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Wednesday, June 16, 2021

After 17 years living underground, great cicada insects are to storm the US

Millions of adult cicadas emerging at once, predators tend to have a feast on them.

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Kuldeep Singh
Kuldeep is a Journalist and Writer at Revyuh.com. He writes about topics such as Apps, how to, tips and tricks, social network and covers the latest story from the ground. He stands in front of and behind the camera, creates creative product images and much more. Always ready to review new products. Email: kuldeep (at) revyuh (dot) com

The US is getting ready for an invasion of Brood X (great cicada hatching of 2021) also known as the Great Eastern Brood, that will emerge from the soil to spend their final few days of life in the Sunshine.

After spending 17 years living underground, the insects will appear only for two weeks in the northeast US, including New York and Washington, as well as parts of midwest America.

These insects are also called Periodical cicadas as they emerge every 13 or 17 years – something which is unique to the US.

However, scientists call it is a natural phenomenon as the insects count the seasons and match the growing patterns of crops and flowers.

Once plants have completed 17 cycles, the insects emerge from their burrows when the soil temperature hits the right spot, around 65F (18C) – a temperature which is close to happening.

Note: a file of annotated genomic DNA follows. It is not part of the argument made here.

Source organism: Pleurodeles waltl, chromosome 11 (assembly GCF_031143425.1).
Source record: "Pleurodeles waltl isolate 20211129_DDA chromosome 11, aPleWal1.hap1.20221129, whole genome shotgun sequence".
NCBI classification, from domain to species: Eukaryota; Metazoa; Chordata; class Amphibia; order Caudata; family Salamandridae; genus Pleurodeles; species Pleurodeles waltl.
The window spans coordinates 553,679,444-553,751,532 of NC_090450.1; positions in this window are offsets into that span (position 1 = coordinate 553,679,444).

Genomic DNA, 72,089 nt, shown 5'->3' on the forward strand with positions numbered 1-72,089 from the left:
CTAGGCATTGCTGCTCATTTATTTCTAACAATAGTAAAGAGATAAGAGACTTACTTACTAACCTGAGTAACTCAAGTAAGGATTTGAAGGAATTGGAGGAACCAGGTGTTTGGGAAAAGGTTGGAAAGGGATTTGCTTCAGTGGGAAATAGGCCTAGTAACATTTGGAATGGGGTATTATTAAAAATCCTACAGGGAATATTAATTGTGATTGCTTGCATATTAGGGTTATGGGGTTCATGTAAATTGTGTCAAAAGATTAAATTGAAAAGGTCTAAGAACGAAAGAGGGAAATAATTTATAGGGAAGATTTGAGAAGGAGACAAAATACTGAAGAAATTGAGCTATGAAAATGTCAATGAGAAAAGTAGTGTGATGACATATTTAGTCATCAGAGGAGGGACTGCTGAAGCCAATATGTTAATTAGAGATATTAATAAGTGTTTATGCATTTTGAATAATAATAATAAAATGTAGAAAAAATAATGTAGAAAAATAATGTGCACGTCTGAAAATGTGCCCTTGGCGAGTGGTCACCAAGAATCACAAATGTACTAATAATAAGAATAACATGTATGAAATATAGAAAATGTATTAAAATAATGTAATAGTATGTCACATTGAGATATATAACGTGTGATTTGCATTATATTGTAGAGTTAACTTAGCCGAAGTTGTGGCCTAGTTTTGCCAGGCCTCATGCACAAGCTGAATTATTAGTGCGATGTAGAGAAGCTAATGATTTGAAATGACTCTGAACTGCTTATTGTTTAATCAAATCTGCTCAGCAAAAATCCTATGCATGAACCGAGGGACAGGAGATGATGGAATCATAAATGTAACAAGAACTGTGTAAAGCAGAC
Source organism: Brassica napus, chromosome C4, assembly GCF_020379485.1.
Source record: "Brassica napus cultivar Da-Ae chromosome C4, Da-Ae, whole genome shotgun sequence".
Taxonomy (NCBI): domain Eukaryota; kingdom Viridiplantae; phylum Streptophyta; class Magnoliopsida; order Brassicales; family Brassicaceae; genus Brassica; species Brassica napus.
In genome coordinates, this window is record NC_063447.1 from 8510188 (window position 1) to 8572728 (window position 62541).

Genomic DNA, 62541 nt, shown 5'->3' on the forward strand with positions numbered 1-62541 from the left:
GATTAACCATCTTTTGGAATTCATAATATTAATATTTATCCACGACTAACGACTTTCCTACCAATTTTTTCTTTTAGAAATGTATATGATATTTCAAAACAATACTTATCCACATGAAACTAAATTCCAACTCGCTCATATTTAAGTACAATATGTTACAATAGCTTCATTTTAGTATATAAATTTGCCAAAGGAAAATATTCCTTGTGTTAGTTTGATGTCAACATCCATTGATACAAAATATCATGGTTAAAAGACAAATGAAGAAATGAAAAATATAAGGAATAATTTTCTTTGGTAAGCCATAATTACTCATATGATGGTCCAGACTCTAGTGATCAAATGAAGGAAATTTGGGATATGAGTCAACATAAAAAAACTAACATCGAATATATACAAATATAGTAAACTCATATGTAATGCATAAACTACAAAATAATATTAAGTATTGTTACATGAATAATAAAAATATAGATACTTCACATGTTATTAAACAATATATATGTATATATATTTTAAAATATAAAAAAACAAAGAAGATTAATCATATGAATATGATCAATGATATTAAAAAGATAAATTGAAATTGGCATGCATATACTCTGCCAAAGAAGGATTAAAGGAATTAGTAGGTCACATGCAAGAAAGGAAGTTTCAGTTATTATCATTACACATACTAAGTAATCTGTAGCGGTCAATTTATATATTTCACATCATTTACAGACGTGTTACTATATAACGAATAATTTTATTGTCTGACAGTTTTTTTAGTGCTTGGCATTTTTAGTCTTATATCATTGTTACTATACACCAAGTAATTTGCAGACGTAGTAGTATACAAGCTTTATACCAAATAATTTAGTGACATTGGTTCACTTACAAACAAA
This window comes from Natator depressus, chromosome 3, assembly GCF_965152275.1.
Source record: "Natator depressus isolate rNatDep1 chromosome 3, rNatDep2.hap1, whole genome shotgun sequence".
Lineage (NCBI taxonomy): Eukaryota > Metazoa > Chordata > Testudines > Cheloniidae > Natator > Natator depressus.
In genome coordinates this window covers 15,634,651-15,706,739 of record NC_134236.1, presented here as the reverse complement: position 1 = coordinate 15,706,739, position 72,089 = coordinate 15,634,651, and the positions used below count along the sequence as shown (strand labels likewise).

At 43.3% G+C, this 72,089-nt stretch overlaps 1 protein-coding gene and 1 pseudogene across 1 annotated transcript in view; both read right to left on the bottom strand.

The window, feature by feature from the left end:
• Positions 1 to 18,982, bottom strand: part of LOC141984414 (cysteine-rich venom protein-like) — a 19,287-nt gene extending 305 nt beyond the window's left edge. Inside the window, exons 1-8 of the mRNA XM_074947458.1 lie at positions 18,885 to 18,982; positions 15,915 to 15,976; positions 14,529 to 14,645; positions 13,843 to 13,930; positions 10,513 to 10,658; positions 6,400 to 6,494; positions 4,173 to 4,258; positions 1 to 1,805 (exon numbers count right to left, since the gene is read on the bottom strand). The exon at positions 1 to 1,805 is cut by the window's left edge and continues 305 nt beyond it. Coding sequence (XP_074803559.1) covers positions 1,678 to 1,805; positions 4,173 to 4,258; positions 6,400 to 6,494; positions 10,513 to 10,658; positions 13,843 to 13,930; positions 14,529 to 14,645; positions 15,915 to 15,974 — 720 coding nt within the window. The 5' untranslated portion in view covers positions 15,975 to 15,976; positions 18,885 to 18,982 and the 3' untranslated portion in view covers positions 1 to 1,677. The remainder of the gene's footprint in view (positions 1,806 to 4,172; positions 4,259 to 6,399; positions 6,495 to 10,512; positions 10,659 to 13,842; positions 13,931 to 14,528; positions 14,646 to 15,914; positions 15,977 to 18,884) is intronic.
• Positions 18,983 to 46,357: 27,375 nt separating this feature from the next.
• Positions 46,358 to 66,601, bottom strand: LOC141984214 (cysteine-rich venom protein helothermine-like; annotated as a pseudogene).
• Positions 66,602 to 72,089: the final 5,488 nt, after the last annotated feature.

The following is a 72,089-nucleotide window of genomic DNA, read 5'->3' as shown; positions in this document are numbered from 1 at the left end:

Experts expect them to appear from mid-May to the start of June.

They are then visible to the public for two weeks to a month, before they naturally die out.

However, before they die, they ravage crops and local produce as they feed like the plague.

Brood X will emerge in the states of Delaware, Georgia, Illinois, Indiana, Kentucky, Maryland, Michigan, North Carolina, New Jersey, New York, Ohio, Pennsylvania, Tennessee, Virginia and West Virginia as well as Washington DC.

Michigan State University entomologist Gary Parsons said in an MSU question and answer session:

With millions of adult cicadas emerging at once, predators tend to have a feast on them.

Sometimes dogs or pets will gorge on so many of them it will make them sick, but they are not toxic or otherwise harmful.

Periodical cicadas have been doing their 13 or 17-year cycles for probably millions of years. It is thought that by having the long-life cycles, cicadas have prevented predators from specifically targeting them for food.

Then by emerging in the millions all at once, they are too numerous for any predators that do eat them from ever wiping them out.

There are so many of them that lots of them will always survive. In the long ago past, it is likely the different broods were more widespread geographically.

It is likely that urbanisation, widespread commercial farming and other factors have reduced and limited them over the years.

Image Credit: Getty

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